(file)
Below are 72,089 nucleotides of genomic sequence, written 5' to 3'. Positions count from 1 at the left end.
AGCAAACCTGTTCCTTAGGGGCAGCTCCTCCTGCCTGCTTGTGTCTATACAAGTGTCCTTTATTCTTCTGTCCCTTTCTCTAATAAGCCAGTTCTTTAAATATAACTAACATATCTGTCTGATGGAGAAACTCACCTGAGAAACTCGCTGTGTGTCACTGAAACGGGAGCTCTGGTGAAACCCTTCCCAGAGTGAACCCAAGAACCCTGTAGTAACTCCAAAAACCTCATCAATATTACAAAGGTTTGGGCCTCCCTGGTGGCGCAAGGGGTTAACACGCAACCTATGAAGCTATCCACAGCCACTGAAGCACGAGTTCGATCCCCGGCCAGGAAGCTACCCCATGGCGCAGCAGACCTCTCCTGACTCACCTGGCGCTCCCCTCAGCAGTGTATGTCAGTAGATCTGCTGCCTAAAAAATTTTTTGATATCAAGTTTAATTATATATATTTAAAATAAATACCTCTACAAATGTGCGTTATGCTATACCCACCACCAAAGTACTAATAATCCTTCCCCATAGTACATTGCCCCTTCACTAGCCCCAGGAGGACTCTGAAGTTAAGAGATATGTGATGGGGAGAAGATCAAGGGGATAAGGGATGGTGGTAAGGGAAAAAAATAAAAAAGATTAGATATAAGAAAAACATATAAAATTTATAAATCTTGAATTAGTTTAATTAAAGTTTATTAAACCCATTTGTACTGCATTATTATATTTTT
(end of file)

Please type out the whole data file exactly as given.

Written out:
Below are 72,089 nucleotides of genomic sequence, written 5' to 3'. Positions count from 1 at the left end.
AGCAAACCTGTTCCTTAGGGGCAGCTCCTCCTGCCTGCTTGTGTCTATACAAGTGTCCTTTATTCTTCTGTCCCTTTCTCTAATAAGCCAGTTCTTTAAATATAACTAACATATCTGTCTGATGGAGAAACTCACCTGAGAAACTCGCTGTGTGTCACTGAAACGGGAGCTCTGGTGAAACCCTTCCCAGAGTGAACCCAAGAACCCTGTAGTAACTCCAAAAACCTCATCAATATTACAAAGGTTTGGGCCTCCCTGGTGGCGCAAGGGGTTAACACGCAACCTATGAAGCTATCCACAGCCACTGAAGCACGAGTTCGATCCCCGGCCAGGAAGCTACCCCATGGCGCAGCAGACCTCTCCTGACTCACCTGGCGCTCCCCTCAGCAGTGTATGTCAGTAGATCTGCTGCCTAAAAAATTTTTTGATATCAAGTTTAATTATATATATTTAAAATAAATACCTCTACAAATGTGCGTTATGCTATACCCACCACCAAAGTACTAATAATCCTTCCCCATAGTACATTGCCCCTTCACTAGCCCCAGGAGGACTCTGAAGTTAAGAGATATGTGATGGGGAGAAGATCAAGGGGATAAGGGATGGTGGTAAGGGAAAAAAATAAAAAAGATTAGATATAAGAAAAACATATAAAATTTATAAATCTTGAATTAGTTTAATTAAAGTTTATTAAACCCATTTGTACTGCATTATTATATTTTT